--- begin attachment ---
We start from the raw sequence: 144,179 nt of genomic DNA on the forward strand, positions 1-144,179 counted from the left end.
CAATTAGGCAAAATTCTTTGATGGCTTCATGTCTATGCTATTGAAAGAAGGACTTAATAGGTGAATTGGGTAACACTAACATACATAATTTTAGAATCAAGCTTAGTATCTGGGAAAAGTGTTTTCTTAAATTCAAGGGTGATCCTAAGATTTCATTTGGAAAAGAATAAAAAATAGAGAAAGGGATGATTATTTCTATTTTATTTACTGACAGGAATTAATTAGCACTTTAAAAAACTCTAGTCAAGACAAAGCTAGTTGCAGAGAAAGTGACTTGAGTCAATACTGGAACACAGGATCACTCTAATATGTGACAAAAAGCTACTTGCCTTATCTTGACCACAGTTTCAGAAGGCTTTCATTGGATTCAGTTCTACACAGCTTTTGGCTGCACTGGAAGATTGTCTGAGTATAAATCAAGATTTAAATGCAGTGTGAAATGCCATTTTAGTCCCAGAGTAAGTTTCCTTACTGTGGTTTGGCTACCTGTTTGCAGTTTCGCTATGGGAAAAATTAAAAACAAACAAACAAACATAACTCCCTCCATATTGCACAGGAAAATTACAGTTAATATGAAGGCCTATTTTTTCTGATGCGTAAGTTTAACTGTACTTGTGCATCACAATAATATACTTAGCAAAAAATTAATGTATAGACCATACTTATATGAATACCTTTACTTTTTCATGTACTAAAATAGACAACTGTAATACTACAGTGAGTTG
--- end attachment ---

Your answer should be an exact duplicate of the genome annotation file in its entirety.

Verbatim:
We start from the raw sequence: 144,179 nt of genomic DNA on the forward strand, positions 1-144,179 counted from the left end.
CAATTAGGCAAAATTCTTTGATGGCTTCATGTCTATGCTATTGAAAGAAGGACTTAATAGGTGAATTGGGTAACACTAACATACATAATTTTAGAATCAAGCTTAGTATCTGGGAAAAGTGTTTTCTTAAATTCAAGGGTGATCCTAAGATTTCATTTGGAAAAGAATAAAAAATAGAGAAAGGGATGATTATTTCTATTTTATTTACTGACAGGAATTAATTAGCACTTTAAAAAACTCTAGTCAAGACAAAGCTAGTTGCAGAGAAAGTGACTTGAGTCAATACTGGAACACAGGATCACTCTAATATGTGACAAAAAGCTACTTGCCTTATCTTGACCACAGTTTCAGAAGGCTTTCATTGGATTCAGTTCTACACAGCTTTTGGCTGCACTGGAAGATTGTCTGAGTATAAATCAAGATTTAAATGCAGTGTGAAATGCCATTTTAGTCCCAGAGTAAGTTTCCTTACTGTGGTTTGGCTACCTGTTTGCAGTTTCGCTATGGGAAAAATTAAAAACAAACAAACAAACATAACTCCCTCCATATTGCACAGGAAAATTACAGTTAATATGAAGGCCTATTTTTTCTGATGCGTAAGTTTAACTGTACTTGTGCATCACAATAATATACTTAGCAAAAAATTAATGTATAGACCATACTTATATGAATACCTTTACTTTTTCATGTACTAAAATAGACAACTGTAATACTACAGTGAGTTG